Lastly,

5.  If someone close to you is walking a rough terrain. Make sure your show up.  Even if it is ugly.  If you are a part of the circle of close friends and you don't show up to listen it communicates more than anything that you don't care.  Of course we all have done this because generally we don't know what to say.  So just show up and don't say anything, just hold hands or hearts. 

What do you think are the greatest qualities of a good listener?
Who has been that for you? 



Comments

  1. Hi Somer,
    I enjoyed this post on listening because I like to hear people's stories -- I'm genuinely interested -- yet I find myself hoping they finish so I can interject with my take on what they're saying. You're right that it's a selfish way to listen! I'm kind of a problem solver so when I hear a friend relate difficulty on a decision or problem, I jump in with a list of solutions, when really they just wanted a listener, not a solver!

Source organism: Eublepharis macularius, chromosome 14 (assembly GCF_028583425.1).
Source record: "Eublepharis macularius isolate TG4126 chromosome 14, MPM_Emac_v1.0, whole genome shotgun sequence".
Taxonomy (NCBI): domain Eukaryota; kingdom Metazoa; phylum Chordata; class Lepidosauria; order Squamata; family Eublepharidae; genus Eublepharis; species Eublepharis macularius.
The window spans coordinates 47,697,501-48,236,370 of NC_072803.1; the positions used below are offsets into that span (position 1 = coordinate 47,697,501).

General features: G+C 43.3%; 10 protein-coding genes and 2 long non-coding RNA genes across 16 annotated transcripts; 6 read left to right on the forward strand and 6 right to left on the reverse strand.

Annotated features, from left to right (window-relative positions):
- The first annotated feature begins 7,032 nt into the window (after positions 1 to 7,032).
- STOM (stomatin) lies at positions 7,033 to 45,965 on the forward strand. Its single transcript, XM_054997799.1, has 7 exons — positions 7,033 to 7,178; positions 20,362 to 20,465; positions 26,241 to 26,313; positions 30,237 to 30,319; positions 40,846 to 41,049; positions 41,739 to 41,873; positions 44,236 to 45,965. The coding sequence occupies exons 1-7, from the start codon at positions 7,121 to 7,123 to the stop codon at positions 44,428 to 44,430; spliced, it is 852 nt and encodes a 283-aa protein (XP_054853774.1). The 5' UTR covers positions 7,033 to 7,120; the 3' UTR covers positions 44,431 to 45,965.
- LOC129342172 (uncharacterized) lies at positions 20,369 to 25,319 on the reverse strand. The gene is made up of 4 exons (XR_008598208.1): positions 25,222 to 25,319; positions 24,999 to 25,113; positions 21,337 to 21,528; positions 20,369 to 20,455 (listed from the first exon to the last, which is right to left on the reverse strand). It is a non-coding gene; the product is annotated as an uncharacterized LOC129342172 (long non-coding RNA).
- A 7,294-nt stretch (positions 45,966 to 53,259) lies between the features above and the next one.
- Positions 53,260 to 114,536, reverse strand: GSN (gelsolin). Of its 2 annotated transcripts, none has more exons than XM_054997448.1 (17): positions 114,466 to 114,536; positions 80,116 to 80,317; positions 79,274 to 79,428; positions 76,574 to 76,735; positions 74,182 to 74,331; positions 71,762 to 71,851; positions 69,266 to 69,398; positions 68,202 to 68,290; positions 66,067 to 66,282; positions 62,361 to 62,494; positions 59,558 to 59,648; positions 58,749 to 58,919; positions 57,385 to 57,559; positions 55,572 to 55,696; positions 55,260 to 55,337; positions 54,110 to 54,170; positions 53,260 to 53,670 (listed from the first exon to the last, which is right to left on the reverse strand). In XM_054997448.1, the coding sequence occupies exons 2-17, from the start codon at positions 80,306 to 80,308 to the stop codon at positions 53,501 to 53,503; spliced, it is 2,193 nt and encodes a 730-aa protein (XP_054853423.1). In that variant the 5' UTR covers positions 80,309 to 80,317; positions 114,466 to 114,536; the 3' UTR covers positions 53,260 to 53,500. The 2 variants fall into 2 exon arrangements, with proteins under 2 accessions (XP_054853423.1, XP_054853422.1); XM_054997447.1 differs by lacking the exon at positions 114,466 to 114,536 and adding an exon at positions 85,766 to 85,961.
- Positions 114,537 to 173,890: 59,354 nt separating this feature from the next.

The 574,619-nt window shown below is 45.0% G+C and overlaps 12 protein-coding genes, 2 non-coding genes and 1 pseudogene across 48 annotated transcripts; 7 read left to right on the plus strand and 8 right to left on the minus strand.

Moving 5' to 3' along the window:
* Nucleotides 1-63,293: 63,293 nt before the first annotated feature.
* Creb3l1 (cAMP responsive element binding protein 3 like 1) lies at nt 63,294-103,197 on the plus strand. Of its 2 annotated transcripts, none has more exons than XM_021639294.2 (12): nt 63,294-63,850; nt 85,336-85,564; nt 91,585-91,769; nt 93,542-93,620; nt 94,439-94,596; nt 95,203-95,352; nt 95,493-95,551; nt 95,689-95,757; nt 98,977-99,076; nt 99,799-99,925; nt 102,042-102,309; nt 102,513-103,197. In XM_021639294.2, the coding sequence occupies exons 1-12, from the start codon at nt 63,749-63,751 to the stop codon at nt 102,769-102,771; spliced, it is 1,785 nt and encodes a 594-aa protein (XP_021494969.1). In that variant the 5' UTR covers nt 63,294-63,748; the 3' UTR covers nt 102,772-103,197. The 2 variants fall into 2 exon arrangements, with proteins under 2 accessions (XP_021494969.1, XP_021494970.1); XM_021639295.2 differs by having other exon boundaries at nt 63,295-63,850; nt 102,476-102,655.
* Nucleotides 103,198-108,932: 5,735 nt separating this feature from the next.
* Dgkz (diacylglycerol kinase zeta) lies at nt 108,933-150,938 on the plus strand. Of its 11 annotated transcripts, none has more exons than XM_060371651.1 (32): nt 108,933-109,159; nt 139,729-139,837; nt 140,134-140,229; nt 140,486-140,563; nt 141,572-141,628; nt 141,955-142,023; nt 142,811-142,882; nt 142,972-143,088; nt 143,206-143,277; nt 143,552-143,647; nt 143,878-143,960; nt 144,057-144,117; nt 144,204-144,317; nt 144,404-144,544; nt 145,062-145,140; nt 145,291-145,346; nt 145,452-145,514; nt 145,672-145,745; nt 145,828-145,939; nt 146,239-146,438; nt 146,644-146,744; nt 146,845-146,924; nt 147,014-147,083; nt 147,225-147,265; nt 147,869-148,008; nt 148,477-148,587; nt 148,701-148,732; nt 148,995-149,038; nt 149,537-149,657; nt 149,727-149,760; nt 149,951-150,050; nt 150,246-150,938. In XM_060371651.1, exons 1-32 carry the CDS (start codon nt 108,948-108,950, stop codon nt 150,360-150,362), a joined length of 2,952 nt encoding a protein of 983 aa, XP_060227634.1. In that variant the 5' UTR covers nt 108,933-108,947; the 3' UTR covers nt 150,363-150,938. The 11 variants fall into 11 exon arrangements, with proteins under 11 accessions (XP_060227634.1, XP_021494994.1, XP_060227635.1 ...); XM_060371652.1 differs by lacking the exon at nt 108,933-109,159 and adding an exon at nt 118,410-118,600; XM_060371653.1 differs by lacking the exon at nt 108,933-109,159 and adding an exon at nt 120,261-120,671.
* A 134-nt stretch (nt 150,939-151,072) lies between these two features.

But I do think we do this because we genuinely care about the other person and what they're going -- you're right that we're relational people -- but there's always room for growth. I love how your daughter can tell when you're just humoring her or really listening and I love that she stops you in your tracks! Somer, I can tell you're probably harder on yourself about listening than it would appear to others since you genuinely care about people and model that for your girls! Listening is a lost art and I think you're probably very good at it! :) xo

    ReplyDelete
  2. Wow, you have some really interesting thoughts here, Somer. I'm especially challenged to question whether I should be listening in certain situations. That is a good challenge, food for thought. And I also tend to be a problem solver! I do want to be a better listener!